The Sixth Extinction: An Unnatural History by Elizabeth Kolbert:
Lyell, who saw change occurring always and everywhere in the world around him, drew the line at life. That a species of plant or animal might, over time, give rise to a new one he found unthinkable, and he devoted much of the second volume of the Principles to attacking the idea, at one point citing Cuvier’s mummified cat experiment in support of his objections.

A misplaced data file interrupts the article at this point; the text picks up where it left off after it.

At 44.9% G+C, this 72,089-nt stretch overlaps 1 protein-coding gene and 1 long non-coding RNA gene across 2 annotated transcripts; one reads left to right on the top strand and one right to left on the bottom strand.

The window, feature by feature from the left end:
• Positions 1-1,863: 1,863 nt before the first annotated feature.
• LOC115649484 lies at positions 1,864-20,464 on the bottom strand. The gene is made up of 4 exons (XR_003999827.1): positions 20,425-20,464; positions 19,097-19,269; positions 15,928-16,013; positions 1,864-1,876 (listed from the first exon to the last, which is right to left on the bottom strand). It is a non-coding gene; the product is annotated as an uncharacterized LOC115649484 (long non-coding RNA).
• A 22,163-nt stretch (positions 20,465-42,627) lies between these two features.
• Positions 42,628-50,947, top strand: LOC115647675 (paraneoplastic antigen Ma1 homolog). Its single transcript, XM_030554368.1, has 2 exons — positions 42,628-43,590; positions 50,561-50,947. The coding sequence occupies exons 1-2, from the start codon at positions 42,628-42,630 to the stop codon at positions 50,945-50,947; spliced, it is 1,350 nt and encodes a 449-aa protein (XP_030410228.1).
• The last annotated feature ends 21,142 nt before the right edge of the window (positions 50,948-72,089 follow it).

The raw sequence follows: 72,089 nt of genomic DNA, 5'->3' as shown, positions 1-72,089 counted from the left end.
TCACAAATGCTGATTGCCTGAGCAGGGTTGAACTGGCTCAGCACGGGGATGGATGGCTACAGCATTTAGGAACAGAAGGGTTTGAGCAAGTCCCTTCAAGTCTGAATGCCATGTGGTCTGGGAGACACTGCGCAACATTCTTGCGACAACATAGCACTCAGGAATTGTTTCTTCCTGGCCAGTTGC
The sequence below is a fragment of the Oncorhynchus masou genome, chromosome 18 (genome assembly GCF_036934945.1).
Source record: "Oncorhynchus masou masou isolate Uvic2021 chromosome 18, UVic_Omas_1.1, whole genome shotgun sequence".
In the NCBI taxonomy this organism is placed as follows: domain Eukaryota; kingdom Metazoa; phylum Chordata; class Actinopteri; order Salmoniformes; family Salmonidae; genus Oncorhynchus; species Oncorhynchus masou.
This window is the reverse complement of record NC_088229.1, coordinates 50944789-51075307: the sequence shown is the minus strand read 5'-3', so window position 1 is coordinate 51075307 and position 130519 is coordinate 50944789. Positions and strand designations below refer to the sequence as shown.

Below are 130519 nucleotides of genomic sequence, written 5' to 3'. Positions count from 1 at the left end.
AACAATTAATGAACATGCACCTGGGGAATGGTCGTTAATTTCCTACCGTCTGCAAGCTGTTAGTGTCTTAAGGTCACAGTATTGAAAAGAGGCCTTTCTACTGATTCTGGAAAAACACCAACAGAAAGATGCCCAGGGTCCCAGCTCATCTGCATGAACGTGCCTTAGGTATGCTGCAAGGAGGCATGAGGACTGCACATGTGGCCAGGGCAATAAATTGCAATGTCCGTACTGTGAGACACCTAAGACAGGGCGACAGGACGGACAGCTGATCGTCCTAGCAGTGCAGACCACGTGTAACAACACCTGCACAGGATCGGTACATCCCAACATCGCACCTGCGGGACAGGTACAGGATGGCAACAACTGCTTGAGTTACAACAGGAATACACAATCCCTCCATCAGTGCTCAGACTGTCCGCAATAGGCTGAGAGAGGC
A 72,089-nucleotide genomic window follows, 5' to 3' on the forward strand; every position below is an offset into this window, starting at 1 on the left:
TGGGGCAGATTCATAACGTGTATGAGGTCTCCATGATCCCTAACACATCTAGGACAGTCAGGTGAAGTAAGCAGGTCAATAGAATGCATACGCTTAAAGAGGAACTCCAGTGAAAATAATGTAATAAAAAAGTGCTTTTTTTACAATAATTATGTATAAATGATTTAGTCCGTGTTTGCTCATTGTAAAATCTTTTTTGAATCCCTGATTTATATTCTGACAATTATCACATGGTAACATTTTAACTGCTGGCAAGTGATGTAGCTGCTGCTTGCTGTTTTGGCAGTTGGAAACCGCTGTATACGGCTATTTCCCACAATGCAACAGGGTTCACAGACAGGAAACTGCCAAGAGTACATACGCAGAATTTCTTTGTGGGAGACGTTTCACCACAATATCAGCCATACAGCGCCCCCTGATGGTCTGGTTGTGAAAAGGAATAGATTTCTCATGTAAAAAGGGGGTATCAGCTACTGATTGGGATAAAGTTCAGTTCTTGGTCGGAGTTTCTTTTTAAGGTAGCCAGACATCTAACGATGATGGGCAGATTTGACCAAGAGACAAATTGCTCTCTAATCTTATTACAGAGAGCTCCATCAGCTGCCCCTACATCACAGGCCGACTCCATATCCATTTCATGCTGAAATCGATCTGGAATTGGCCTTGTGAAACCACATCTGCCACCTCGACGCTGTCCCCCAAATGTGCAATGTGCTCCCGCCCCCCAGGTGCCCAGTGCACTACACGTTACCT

Lyell’s adamant opposition to transmutation, as it was known in London, is almost as puzzling as Cuvier’s. New species, Lyell realized, regularly appeared in the fossil record. But how they originated was an issue he never really addressed, except to say that probably each one had begun with “a single pair, or individual, where an individual was sufficient” and multiplied and spread out from there. This process, which seemed to depend on divine or at least occult intervention, was clearly at odds with the precepts he had laid out for geology. Indeed, as one commentator observed, it seemed to require “exactly the kind of miracle,” that Lyell had rejected.